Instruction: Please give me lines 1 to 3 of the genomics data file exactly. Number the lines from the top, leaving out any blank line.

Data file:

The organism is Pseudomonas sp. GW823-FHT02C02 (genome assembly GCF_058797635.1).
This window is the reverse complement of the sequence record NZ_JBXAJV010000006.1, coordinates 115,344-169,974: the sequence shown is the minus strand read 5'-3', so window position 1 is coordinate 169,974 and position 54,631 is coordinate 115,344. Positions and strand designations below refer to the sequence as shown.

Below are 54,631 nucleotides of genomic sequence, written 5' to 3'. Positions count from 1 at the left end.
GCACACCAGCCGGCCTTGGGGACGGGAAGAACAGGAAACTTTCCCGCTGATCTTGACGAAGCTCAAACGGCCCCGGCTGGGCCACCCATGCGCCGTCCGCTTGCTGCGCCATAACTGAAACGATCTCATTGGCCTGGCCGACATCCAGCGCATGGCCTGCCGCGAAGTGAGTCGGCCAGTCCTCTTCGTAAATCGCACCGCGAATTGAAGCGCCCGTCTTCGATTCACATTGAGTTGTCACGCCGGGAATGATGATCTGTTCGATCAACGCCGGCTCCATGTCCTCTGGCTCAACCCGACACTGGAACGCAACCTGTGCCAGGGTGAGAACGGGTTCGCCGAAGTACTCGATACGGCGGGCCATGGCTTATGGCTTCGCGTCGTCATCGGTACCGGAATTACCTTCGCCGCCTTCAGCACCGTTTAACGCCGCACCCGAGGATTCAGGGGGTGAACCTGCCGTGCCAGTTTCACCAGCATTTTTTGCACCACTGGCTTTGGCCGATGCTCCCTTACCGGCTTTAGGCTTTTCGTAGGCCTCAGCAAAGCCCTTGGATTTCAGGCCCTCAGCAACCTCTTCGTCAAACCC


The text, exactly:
The organism is Pseudomonas sp. GW823-FHT02C02 (genome assembly GCF_058797635.1).
This window is the reverse complement of the sequence record NZ_JBXAJV010000006.1, coordinates 115,344-169,974: the sequence shown is the minus strand read 5'-3', so window position 1 is coordinate 169,974 and position 54,631 is coordinate 115,344. Positions and strand designations below refer to the sequence as shown.

Below are 54,631 nucleotides of genomic sequence, written 5' to 3'. Positions count from 1 at the left end.